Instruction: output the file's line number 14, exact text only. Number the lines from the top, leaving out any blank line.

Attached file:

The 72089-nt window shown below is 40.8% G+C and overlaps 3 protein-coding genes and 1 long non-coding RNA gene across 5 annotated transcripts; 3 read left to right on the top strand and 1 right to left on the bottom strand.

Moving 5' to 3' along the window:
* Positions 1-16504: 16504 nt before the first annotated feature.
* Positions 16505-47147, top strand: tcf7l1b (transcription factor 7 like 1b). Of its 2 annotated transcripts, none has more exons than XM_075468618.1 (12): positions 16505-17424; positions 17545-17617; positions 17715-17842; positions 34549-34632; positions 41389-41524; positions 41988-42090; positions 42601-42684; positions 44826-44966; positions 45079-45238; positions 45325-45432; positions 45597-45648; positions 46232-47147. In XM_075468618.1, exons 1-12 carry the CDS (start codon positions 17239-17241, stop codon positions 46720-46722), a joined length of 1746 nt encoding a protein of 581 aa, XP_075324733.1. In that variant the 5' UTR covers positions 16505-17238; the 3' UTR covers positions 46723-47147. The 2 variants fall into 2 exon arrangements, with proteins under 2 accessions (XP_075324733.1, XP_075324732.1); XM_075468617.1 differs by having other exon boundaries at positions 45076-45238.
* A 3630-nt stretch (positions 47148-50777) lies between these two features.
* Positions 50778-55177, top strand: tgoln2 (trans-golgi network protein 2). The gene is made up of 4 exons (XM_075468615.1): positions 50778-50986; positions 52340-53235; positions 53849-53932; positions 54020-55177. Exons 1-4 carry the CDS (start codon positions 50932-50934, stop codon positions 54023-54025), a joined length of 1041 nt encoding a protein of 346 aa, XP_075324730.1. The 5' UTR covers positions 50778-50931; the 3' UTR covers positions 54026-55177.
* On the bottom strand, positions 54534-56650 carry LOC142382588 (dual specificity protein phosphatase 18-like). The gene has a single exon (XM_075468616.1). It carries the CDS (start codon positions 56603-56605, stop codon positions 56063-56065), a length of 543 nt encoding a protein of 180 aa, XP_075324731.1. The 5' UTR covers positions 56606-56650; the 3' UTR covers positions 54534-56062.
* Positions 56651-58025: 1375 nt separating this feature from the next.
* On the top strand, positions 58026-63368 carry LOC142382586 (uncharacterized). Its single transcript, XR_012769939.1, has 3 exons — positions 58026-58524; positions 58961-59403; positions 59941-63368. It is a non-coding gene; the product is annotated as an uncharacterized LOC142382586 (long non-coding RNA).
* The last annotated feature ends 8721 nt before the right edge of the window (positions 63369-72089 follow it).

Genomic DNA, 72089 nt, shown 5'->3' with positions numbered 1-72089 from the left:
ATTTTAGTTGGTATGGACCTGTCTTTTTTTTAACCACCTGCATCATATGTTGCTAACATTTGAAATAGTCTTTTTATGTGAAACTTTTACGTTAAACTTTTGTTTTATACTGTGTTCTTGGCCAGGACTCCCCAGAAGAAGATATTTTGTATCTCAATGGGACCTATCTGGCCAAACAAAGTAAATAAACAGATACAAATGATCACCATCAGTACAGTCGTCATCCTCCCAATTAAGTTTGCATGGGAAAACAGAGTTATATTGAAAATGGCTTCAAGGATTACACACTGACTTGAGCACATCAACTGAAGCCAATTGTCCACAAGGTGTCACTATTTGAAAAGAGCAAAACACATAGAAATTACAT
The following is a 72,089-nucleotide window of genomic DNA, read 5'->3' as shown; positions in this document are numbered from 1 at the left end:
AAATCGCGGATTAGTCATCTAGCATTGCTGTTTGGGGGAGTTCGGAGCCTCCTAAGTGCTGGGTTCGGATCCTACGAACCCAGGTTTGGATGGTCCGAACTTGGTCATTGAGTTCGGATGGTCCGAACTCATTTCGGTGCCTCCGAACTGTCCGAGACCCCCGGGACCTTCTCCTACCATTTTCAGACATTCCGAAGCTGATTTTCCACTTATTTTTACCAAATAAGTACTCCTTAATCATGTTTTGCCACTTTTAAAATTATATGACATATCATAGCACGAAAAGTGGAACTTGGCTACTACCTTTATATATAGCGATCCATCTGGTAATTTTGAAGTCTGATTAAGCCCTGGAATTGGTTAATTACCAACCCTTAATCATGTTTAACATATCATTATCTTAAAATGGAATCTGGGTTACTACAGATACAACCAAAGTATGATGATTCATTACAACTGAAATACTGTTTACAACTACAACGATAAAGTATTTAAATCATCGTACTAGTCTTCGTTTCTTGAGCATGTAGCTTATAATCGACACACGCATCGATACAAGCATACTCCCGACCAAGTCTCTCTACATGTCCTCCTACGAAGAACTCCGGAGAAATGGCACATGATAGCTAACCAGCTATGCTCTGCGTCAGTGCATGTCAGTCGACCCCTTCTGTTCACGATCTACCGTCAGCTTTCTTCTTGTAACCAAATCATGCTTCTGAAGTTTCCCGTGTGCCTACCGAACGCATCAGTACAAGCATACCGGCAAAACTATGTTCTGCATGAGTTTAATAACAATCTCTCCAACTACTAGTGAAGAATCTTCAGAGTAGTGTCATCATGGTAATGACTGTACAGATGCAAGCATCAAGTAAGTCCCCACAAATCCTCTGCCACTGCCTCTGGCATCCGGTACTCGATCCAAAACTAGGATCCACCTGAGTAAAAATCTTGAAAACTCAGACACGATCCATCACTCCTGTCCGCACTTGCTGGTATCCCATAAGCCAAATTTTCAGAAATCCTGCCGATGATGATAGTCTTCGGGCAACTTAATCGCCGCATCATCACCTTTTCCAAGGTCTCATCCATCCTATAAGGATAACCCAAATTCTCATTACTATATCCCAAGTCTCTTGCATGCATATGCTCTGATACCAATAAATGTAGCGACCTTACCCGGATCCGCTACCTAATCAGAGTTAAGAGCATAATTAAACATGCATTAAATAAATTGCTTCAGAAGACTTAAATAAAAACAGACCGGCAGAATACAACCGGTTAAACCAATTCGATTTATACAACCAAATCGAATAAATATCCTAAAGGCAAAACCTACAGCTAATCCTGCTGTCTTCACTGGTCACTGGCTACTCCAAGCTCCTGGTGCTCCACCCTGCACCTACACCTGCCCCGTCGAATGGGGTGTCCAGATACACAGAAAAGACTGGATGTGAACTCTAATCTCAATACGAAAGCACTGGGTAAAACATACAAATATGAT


AAATCGCGGATTAGTCATCTAGCATTGCTGTTTGGGGGAGTTCGGAGCCTCCTAAGTGCTGGGTTCGGATCCTACGAACCCAGGTTTGGATGGTCCGAACTTGGTCATTGAGTTCGGATGGTCCGAACTCATTTCGGTGCCTCCGAACTGTCCGAGACCCCCGGGACCTTCTCCTACCATTTTCAGACATTCCGAAGCTGATTTTCCACTTATTTTTACCAAATAAGTACTCCTTAATCATGTTTTGCCACTTTTAAAATTATATGACATATCATAGCACGAAAAGTGGAACTTGGCTACTACCTTTATATATAGCGATCCATCTGGTAATTTTGAAGTCTGATTAAGCCCTGGAATTGGTTAATTACCAACCCTTAATCATGTTTAACATATCATTATCTTAAAATGGAATCTGGGTTACTACAGATACAACCAAAGTATGATGATTCATTACAACTGAAATACTGTTTACAACTACAACGATAAAGTATTTAAATCATCGTACTAGTCTTCGTTTCTTGAGCATGTAGCTTATAATCGACACACGCATCGATACAAGCATACTCCCGACCAAGTCTCTCTACATGTCCTCCTACGAAGAACTCCGGAGAAATGGCACATGATAGCTAACCAGCTATGCTCTGCGTCAGTGCATGTCAGTCGACCCCTTCTGTTCACGATCTACCGTCAGCTTTCTTCTTGTAACCAAATCATGCTTCTGAAGTTTCCCGTGTGCCTACCGAACGCATCAGTACAAGCATACCGGCAAAACTATGTTCTGCATGAGTTTAATAACAATCTCTCCAACTACTAGTGAAGAATCTTCAGAGTAGTGTCATCATGGTAATGACTGTACAGATGCAAGCATCAAGTAAGTCCCCACAAATCCTCTGCCACTGCCTCTGGCATCCGGTACTCGATCCAAAACTAGGATCCACCTGAGTAAAAATCTTGAAAACTCAGACACGATCCATCACTCCTGTCCGCACTTGCTGGTATCCCATAAGCCAAATTTTCAGAAATCCTGCCGATGATGATAGTCTTCGGGCAACTTAATCGCCGCATCATCACCTTTTCCAAGGTCTCATCCATCCTATAAGGATAACCCAAATTCTCATTACTATATCCCAAGTCTCTTGCATGCATATGCTCTGATACCAATAAATGTAGCGACCTTACCCGGATCCGCTACCTAATCAGAGTTAAGAGCATAATTAAACATGCATTAAATAAATTGCTTCAGAAGACTTAAATAAAAACAGACCGGCAGAATACAACCGGTTAAACCAATTCGATTTATACAACCAAATCGAATAAATATCCTAAAGGCAAAACCTACAGCTAATCCTGCTGTCTTCACTGGTCACTGGCTACTCCAAGCTCCTGGTGCTCCACCCTGCACCTACACCTGCCCCGTCGAATGGGGTGTCCAGATACACAGAAAAGACTGGATGTGAACTCTAATCTCAATACGAAAGCACTGGGTAAAACATACAAATATGAT